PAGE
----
Patients were continued on antibiotics for 5 postoperative days and provided oral analgesia as required. All patients were kept in bed in a slight Trendelenburg position with a postoperative urinary catheter for 4 days and managed with low dose heparin and antiembolic stockings. Typically, patients were managed with liquids only until the 5th postoperative day with conversion to a normal diet and the use of lactulose as required. On discharge, patients were advised against excessive straining at stool and encouraged to drink plenty of fluids, to eat a diet with a high leafy green vegetable content and where possible to practice Yoga and mindfulness strategies. After hospital discharge, patients were assessed weekly for the first month, then monthly for a further 4 postoperative months, and 6 monthly thereafter. For the purposes of final analysis, all patients were communicated with by telephone.

Statistical analysis

Analysis was performed using the IBM SPSS Statistics ver. 23.0 (IBM Corp., Armonk, NY, USA). Categorical data were analyzed using the chi-square test or Fisher exact test where appropriate with comparisons between groups made with the Student t-test. The P-values of < 0.05 were considered significant.


A retrospective analysis was performed on 36 adult patients including 26 males (mean age, 42 years; range, 23–88 years) and 10 females (mean age, 62 years; range, 49–92 years) identified through the database. The age deciles for the patient cohort are presented in Table 1 with 8 of 26 males (30.8%) and 8 of 10 females (80.0%) aged > 50 years. Nine patients out of 36 (25.0%) cases had ASA PS classification III or IV. The mean operative time was 27 minutes (range, 23–50 minutes). There were no cases of intra- or postoperative hemorrhage (confirmed by transrectal sonography) and there was no recorded perioperative morbidity in the patient cohort. The median follow-up was 66 months (range, 48–84 months) with no patient lost to follow up and with 1 full-thickness prolapse recurrence (2.8%) presenting 18 months after surgery. The recurrence was treated with transanal suture sacral rectopexy. Fig. 8 shows the pre- and postoperative Pescatori incontinence scores for the 19 patients (52.8%) where incontinence was present before surgery. Following surgery, there were no patients who developed worsening incontinence and there were no de novo incontinence cases. This represented a significant improvement in continence overall (P < 0.001) with 17 of 19 (89.5%) reporting lower Pescatori scores after surgery. There were 2 patients with preoperative incontinence for solid stool where the Pescatori score was unchanged by surgery (preoperative Pescatori scores 5 or 6). There was an improvement in constipation scoring after surgery in 23 of 36 cases (63.9%). Table 2 shows the pre- and postoperative constipation scoring ranges for the operated cohort which is also graphically represented in Fig. 9. The graph shows significant improvement in most cases and in those patients where there was no effect, constipation did not worsen. There was an overall significant shift of more severe constipation cases toward the lower ranges of the scale with a mean difference of 7.91 (P=0.001) There was no patient who complained of de novo urinary dysfunction and none of the younger males who were sexually active complained of any changes in their sexual functioning.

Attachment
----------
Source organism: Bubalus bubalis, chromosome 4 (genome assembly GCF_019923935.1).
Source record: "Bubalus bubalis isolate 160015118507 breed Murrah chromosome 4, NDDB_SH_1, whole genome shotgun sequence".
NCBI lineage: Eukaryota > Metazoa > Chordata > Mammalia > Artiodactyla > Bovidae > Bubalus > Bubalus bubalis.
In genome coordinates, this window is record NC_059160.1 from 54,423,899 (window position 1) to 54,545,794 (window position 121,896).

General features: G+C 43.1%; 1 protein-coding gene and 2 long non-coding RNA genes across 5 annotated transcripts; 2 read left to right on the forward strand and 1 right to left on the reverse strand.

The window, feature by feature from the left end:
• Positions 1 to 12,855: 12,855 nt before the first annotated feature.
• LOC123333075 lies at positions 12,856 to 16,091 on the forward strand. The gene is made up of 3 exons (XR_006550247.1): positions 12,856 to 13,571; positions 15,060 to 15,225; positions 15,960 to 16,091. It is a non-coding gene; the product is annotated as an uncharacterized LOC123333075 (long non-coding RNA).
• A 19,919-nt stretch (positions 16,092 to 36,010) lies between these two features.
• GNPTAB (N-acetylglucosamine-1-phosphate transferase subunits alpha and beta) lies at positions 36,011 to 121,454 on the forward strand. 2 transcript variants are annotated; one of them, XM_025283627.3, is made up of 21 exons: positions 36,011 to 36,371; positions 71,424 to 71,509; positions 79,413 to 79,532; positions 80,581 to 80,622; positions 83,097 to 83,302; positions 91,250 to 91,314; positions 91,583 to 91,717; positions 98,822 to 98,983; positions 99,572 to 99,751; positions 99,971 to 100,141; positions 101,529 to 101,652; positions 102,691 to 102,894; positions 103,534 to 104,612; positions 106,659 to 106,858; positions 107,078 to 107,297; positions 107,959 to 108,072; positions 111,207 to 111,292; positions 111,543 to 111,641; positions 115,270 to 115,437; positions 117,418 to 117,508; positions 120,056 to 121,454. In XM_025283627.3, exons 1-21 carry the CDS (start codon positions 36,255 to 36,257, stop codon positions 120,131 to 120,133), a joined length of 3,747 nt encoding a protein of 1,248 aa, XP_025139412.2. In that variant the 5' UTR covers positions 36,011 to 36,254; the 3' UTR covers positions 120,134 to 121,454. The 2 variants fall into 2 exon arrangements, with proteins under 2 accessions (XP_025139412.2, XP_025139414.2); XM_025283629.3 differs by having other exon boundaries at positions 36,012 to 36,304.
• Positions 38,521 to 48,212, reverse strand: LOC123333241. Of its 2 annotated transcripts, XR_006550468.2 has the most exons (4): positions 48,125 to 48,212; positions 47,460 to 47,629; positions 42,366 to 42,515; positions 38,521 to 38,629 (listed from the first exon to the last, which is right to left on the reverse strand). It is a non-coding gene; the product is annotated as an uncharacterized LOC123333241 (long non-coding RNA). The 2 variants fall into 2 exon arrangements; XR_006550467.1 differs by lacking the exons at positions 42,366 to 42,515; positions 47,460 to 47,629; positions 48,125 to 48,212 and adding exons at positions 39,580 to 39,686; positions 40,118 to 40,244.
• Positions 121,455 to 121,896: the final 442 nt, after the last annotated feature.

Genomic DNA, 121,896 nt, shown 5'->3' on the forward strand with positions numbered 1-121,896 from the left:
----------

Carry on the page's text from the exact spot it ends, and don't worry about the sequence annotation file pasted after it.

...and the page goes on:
A small series is presented of patients with FTRP who underwent transanal rectosacropexy at a single institution performed by a single surgeon over a 6-year period with a medium-term follow-up. There was no significant morbidity, no patient with deterioration in continence or de novo incontinence, and in those constipated cases there was a 63.9% improvement by an average of 7.91 points on a Cleveland Clinic questionnaire. Recurrence occurred in 1 case (2.8%) at 18 postoperative months.